On Tuesday, as many reflected and tried to pass judgment on half a century of Ugandan national independence, the thoughts of many Kampala residents were more immediate and closer to home.
Over the past year or so, many in Uganda’s capital city have had their businesses demolished and livelihoods threatened through the Kampala Capital City Authority’s (KCCA) attempts to ‘clean up’ and develop the city. There has been much popular discontent with what vendors see as harsh measures and some protests against the closure of businesses. Recently, a song criticising the ruthlessness of the KCCA gained popularity – but it was subsequently banned (possibly temporarily) for allegedly defaming KCCA Executive Director Jennifer Musisi.
‘Tugambire ku Jennifer’ (‘Please talk to Jennifer on our behalf’) by Bobi Wine, a famous Ugandan musician and self-proclaimed ‘Ghetto President’, was banned by the Uganda Communications Commission at the start of September. UCC Executive Director Godfrey Mutabaazi said that complaints about the song necessitated an investigation although he did not specify a timetable for its completion. “Several people complained to the commission that the song was abusive, so we can’t allow the airwaves to be used to insult others. The song was not banned, but we have instructed airwaves not to play the song until our investigations are complete” he said.
Talking to Think Africa Press, however, Bobi Wine denied the song targeted or abused Musisi. Rather, he insisted, the intention was to express the mindset of poor city dwellers, adding that it would be good if the KCCA executive director listened to people’s views before acting.
The song, uploaded over a month ago on YouTube, has more than 23,000 views and highlights the popular discontent with Musisi’s reforms. The song narrates a story of KCCA law enforcement officers seizing a woman’s possessions. When one officer asks how he can help, she replies that he can talk to Jennifer on the people’s behalf, and ask her to reduce her harshness as the city cannot develop without its people. The song also claims murders and robberies have risen in Kampala due to the eviction of vendors.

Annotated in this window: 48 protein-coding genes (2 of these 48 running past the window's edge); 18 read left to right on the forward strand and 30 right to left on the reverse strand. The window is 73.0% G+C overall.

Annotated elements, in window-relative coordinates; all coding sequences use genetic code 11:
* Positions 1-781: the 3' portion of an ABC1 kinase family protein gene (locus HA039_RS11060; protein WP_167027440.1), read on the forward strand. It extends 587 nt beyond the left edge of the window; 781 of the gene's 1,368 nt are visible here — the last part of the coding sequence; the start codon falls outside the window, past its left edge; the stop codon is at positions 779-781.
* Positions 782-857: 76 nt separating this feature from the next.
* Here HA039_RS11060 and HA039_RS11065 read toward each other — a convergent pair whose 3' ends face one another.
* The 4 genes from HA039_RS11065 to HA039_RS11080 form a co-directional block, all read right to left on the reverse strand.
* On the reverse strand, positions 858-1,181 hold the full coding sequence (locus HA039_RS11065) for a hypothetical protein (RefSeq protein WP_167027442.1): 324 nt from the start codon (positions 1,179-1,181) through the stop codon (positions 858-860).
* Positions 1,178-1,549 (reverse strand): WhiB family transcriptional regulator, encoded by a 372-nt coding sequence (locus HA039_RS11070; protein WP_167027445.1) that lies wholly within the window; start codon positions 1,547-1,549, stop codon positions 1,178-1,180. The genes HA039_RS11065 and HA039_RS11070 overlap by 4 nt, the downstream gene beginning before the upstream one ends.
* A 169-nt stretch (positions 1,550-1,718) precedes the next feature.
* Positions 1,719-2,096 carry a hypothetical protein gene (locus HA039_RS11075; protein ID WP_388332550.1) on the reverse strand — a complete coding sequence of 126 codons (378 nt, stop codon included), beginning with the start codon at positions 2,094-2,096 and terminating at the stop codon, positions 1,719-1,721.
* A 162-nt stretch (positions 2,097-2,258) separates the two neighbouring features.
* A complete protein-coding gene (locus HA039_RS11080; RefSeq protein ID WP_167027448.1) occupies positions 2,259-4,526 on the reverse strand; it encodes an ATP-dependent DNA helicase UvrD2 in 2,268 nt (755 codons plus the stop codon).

Musisi was appointed by President Yoweri Museveni in April 2011. Her executive director position was created by the Kampala Capital City Act of 2010 which also limited the power of the elected Mayor of Kampala.
Since then, Musisi has engaged in a controversial redevelopment of the city. This has mostly consisted of redeveloping markets but has also included outlawing concerts that go past 10pm.
In an interview after being in office for a year, Musisi said she aimed to create “a liveable, sustainable, healthy and really nice city”. She said her work had already managed to restart basic services to the city, continuing, “We have started greening the city, worked on decongestion through the removal of street vendors and general visual de-cluttering of the city.”
Part of these reforms has been the demolition and removal of market places, putting many out of business, at short notice and with some complaining that they had too little time to collect their goods and relocate. Many small business-owners in Kampala are fearful they may be affected and claim KCCA authorities patrol the city every day, confiscating items and closing down businesses they suspect are operating without having gone through all the official procedures; some explain, however, that not everyone who wishes to start a small business has enough money to rent a place.
Although she later retracted her statement, Minister for Trade and Industry Amelia Kyambadde described Musisi’s demolitions as “acts of terrorism”. Kyambadde also condemned the demolition of Centenary Park, saying Musisi mistreated the residents of Kampala, and criticised the arrest of protestors including Centenary Park developer Sarah Kizito.
Milton, a boutique owner in the Pioneer Shopping Centre told Think Africa Press: “People in Kampala are not against the developments in the city but against the act in the way demolition is being conducted. The people are being thrown out of the city but they are not being shown where to go. How can you just wake up in the morning without giving people enough time to relocate and you start demolishing their businesses?”
Bobi Wine’s banned song reflects the views of many Kampala residents and was not the first to take on Musisi. Ugandan artist King Michael, for example, previously released a song simply entitled ‘Musisi’ which accused the executive director of harsh treatment and criticised her ban on concerts.
The verdict of the Uganda Communications Commission remains forthcoming and attempts to contact Musisi for her opinion were refused.
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